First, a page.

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Cyclin D1 and retinoblastoma protein in vulvar cancer and adjacent lesions
  1. K. J. Rolfe1,
  2. J. C. Crow2,
  3. E. Benjamin3,
  4. W. M. N. Reid1,
  5. A. B. Maclean1 and
  6. C. W. Perrett1
  1. 1Departments of Obstetrics and Gynaecology and
  2. 2Histopathology, Royal Free and University College Medical School, Royal Free Campus, London, United Kingdom;
  3. 3Department of Histopathology, Royal Free and University College Medical School, Gower Street Campus, London, United Kingdom
  1. Address correspondence and reprint requests to: Dr. C. W. Perrett, Department of Obstetrics and Gynecology, Royal Free and University College Medical School (Royal Free Campus), Rowland Hill Street, London NW3 2PF, United Kingdom. Presented in poster form at the Blair Bell Research Society, Nottingham, England, 1999


Abnormalities in the cell cycle are associated with tumorigenesis but have not yet been identified in squamous cell carcinoma (SCC) of the vulva or in adjacent vulvar lesions. The purpose of this study was to identify cell cycle protein expression (cyclin D1 and retinoblastoma protein [pRb]) in vulvar SCC and in adjacent potentially premalignant lesions: lichen sclerosis (LS), squamous cell hyperplasia (SH), and vulvar intraepithelial neoplasia (VIN). Using immunohistochemical techniques, 57 SCCs were analyzed with 19 adjacent areas showing LS, 13 showing SH, 11 VIN, and six normal epithelium. Fifty-one percent of SCCs showed abnormal cyclin D1 expression and 37% showed abnormal pRb. Abnormal cyclin D1 expression in the adjacent areas was as follows: 53% in LS, 31% in SH, 18% in VIN, and 0% in normal. Abnormal pRb expression was as follows: 42% in LS, 62% in SH, 46% in VIN, and 33% in normal. Only 10 lesions showed abnormal expression of both proteins. Abnormal expression of cyclin D1 in SCC was statistically significant compared with adjacent normal epithelium. In SCC lesions, abnormal cyclin D1 expression was associated with greater depth of invasion. Abnormal pRb in SCC was associated with poor tumor grade. Cyclin D1 and pRb are separately involved in the progression of vulvar cancer, and changes in the expression of these proteins may represent an early stage of malignant transformation in vulvar disease.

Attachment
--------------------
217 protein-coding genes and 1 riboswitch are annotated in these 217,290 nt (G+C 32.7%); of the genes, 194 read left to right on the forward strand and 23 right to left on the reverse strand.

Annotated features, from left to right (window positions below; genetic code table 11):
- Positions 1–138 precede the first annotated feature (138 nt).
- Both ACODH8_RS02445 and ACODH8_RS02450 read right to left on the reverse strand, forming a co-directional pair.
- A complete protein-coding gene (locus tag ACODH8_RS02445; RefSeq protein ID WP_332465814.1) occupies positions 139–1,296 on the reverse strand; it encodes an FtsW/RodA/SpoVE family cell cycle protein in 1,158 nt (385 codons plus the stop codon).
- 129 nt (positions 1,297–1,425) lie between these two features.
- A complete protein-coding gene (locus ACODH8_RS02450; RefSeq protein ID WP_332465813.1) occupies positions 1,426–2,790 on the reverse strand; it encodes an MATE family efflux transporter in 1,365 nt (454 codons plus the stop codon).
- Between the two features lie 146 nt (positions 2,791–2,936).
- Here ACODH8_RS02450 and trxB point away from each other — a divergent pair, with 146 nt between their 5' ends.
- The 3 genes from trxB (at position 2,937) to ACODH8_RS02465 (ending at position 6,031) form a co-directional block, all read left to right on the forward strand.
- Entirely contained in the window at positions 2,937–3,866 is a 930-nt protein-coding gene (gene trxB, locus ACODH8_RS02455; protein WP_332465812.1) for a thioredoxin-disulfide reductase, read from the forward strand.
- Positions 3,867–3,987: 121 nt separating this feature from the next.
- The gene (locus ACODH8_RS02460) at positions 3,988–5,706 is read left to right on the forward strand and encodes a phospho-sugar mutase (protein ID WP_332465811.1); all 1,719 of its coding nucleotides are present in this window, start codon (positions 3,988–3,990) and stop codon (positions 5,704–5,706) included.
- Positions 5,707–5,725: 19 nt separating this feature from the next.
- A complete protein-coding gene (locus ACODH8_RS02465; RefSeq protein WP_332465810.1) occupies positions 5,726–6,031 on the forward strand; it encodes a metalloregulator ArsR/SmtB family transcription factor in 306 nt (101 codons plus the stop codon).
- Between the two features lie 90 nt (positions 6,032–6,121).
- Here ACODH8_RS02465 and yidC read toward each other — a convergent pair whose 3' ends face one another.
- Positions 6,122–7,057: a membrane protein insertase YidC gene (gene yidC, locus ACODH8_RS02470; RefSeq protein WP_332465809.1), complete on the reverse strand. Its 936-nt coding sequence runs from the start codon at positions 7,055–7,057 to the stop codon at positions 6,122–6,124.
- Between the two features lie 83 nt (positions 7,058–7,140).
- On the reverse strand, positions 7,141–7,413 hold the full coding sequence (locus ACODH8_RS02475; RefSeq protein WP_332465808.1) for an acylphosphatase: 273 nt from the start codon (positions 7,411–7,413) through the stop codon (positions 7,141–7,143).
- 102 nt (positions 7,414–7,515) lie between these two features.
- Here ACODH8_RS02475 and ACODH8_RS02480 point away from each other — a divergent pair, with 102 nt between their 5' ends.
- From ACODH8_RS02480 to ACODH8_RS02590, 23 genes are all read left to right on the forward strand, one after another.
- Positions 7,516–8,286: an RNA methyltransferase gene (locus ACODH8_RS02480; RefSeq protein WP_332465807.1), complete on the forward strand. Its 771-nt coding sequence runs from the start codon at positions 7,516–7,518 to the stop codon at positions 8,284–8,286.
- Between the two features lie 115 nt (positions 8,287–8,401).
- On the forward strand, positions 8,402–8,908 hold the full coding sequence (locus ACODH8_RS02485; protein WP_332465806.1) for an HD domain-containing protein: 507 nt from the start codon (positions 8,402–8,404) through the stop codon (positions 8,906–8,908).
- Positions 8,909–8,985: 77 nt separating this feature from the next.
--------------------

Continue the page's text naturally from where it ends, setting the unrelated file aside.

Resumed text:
• cell cycle
  • cyclin D1
  • immunohistochemistry
  • retinoblastoma protein
  • vulvar cancer

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